Written by Lieuwe Sosef
Photography by Wietse Jongsma
This question is of course very broad, so I’ll try and talk about some aspects.
I was born, and currently live in the Netherlands, but I’ve lived in Africa for 3 years, where I studied at an American international school, and my parents currently work in Belgium. This means I have some reference about living in the Netherlands as opposed to Belgium or the USA (I don’t think the Netherlands vs Africa needs a lot of explaining).
What I notice about the netherlands is that everything is very structured and thought out. This means: effective public transport, not a lot of weird rules that you have to follow without reason, and in general procedures with large (government-) facilities are more streamlined than in other countries.
As I said, my parents work in belgium. This means I’ve seen a lot of REALLY complicated, useless forms, ON PAPER, for anything you want done by the government. In the Netherlands, this is way more smoothed out. Almost all government-related things are digitalised.
The road network in the netherlands is quite weird. Remember what I said about things being well thought out? Not the roads :)
Roads are of high quality. They drive super-smooth, almost no pot-holes, even in the small roads in the back-country. The problem is, highways in the netherlands are almost all “upgraded” provincial roads. This means that, although there is plenty of highway, there are often no fast detour routes over smaller roads that you can take when the highway is closed or traffic is really busy. This means that traffic on highways is OFF THE CHARTS on highways across the entire country, especially when everyone is trying to go to/from work. Prepare to be stuck in it. A lot. Luckily, public transport is really good, so you can also choose not to take the car.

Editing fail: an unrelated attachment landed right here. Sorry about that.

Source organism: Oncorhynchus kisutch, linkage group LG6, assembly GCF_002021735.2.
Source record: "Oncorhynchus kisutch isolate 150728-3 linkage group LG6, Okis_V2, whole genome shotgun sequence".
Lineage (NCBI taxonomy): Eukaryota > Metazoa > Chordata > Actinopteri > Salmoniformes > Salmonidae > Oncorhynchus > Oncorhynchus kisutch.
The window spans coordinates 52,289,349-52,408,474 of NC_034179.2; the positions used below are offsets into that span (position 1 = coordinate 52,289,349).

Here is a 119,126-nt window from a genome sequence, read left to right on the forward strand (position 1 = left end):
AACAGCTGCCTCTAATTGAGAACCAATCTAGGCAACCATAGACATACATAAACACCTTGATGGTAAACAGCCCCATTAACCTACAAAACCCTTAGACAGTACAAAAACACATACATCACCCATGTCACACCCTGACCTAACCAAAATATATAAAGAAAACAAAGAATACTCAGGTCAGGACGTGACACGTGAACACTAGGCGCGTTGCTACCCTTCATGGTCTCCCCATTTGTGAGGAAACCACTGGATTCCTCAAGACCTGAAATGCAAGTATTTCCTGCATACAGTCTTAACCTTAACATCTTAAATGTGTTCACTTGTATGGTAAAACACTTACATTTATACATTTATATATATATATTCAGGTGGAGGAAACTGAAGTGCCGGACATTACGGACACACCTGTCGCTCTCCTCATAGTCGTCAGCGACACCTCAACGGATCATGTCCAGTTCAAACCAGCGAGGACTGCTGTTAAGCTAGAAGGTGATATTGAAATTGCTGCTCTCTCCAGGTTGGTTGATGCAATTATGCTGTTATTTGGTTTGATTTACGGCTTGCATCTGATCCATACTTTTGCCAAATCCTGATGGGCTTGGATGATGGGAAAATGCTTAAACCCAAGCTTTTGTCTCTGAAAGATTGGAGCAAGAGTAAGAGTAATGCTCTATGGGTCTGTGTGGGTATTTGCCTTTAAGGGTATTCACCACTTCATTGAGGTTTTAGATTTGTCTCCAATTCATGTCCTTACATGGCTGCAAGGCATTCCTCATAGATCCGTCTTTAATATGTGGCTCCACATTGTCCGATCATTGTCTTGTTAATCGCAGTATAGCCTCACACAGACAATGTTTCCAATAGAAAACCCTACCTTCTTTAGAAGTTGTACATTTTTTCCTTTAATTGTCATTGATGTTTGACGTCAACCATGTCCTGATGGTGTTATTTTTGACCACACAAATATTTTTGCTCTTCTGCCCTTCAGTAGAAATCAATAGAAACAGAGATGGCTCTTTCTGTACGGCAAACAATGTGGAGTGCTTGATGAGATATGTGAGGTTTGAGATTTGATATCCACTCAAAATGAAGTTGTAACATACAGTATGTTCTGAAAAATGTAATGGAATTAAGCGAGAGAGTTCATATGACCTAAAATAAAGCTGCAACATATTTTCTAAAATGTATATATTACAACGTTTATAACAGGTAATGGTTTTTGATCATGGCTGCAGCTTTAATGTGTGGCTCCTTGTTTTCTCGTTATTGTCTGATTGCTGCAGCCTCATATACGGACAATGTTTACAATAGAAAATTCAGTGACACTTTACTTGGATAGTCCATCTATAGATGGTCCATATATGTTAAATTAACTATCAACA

A BIG difference between the culture I saw on my american school and in the Netherlands, is that people from the USA tend to be “fake” nice. What I mean with this is that they will exaggerate how excited they are to see you, especially in the first few weeks of knowing you (i.e. “ OMG SOOOO nice to meet you!!!!”). When they know what’s up and have decided if you’re worth keeping as a friend, they will change their behaviour into something more modest. This was quite something to get used to for me, but it will also work the other way around. If you are new in the Netherlands from the US or another country with this kind of mentality, Dutch people might seem very closed/cold. This is not always the case, people just don't easily show emotions that they don’t feel at that moment.
A downside to things being so well-organised in the Netherlands, is that it is very hard to achieve something that isn’t “like usual”. Hassling your way through security/customs in a building because you need to be somewhere QUICK doesn’t work, even if you know all the people there. If you have a house, and you want to, for example, build a shed on your land, prepare for a LOT of bureaucratic bullcrap with the local authorities. This can be quite stressing, even for local dutch people who should be used to it.
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Photography was taken from the following Flickr album: https://www.flickr.com/photos/11497410@N08/albums/72157656164907843/with/21003349324/